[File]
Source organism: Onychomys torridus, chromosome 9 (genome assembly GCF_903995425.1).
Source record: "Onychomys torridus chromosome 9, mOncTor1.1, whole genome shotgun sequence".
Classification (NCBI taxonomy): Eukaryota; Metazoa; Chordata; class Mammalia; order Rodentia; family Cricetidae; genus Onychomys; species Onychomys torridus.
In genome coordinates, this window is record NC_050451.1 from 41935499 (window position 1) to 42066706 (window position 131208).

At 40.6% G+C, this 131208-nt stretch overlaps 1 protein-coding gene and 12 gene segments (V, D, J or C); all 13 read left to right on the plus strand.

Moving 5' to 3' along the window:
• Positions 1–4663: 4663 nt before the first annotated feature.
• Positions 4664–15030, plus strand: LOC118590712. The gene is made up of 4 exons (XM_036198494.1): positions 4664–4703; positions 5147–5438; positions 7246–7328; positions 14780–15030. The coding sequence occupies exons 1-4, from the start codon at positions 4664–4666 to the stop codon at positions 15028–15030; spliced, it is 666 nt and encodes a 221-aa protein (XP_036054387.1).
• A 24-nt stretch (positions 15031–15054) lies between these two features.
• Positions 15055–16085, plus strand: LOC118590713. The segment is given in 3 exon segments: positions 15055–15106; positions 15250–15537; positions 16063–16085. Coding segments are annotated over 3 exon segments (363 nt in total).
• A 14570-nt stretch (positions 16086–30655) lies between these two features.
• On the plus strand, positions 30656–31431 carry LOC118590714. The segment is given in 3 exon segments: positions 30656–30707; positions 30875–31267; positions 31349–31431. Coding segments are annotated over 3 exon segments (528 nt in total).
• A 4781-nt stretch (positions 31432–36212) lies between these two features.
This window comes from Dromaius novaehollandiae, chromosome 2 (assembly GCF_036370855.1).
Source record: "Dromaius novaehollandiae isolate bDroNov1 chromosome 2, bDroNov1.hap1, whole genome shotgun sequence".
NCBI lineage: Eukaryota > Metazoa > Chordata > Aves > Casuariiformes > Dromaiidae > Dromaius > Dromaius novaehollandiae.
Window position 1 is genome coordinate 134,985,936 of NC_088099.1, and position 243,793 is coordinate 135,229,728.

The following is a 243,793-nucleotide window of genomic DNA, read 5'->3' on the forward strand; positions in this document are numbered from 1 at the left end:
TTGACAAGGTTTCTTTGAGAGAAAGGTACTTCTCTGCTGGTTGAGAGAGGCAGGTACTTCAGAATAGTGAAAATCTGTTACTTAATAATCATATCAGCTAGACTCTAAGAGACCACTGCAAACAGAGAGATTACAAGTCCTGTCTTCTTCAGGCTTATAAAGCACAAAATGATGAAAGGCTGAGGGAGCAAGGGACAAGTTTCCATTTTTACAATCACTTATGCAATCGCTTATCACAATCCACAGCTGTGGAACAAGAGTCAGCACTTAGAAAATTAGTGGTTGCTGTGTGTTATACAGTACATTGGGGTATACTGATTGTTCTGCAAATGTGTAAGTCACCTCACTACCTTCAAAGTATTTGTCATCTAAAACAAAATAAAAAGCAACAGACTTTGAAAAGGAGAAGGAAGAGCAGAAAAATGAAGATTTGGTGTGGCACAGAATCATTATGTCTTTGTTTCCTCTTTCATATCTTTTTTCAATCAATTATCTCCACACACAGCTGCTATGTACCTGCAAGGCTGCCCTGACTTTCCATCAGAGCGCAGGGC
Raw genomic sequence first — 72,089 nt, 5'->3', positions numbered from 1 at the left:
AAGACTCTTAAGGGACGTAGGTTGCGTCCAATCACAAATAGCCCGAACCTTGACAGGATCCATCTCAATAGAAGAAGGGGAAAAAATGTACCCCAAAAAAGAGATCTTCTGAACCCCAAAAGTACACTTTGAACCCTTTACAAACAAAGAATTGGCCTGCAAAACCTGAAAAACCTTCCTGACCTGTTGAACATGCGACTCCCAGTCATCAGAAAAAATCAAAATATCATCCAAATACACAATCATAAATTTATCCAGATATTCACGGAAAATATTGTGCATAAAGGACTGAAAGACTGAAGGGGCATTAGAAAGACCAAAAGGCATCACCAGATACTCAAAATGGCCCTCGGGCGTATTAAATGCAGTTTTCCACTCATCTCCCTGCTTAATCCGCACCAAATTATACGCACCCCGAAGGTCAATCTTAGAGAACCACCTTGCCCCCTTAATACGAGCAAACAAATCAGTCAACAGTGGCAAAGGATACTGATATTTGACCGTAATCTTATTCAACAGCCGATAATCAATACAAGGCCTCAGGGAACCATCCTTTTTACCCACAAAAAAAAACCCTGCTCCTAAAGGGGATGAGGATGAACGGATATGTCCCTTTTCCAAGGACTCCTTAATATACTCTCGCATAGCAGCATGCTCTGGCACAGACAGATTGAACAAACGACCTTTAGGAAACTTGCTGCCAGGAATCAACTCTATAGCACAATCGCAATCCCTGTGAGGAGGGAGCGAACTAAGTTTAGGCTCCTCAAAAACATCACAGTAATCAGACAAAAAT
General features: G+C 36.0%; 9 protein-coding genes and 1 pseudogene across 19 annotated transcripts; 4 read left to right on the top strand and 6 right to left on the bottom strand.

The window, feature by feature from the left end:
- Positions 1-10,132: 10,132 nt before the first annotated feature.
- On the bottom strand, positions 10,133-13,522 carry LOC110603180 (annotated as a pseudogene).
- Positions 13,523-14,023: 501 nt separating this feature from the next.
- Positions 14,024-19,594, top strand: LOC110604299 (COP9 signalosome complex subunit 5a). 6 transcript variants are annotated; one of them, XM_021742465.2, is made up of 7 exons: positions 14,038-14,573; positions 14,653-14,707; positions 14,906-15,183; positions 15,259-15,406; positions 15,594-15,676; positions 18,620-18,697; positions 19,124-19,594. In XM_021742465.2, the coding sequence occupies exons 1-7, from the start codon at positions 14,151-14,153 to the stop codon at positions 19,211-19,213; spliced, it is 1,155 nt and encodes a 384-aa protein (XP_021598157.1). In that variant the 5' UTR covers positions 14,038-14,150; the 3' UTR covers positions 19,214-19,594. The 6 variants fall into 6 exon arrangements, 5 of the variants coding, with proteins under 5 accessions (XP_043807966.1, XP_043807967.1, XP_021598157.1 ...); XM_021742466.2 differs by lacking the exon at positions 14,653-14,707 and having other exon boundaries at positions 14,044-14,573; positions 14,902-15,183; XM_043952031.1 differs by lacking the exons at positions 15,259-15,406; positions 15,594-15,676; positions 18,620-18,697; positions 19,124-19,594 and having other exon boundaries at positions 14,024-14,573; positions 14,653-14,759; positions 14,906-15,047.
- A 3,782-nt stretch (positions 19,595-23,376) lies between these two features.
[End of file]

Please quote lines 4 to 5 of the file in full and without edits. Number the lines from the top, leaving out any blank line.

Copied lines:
In genome coordinates, this window is record NC_050451.1 from 41935499 (window position 1) to 42066706 (window position 131208).

At 40.6% G+C, this 131208-nt stretch overlaps 1 protein-coding gene and 12 gene segments (V, D, J or C); all 13 read left to right on the plus strand.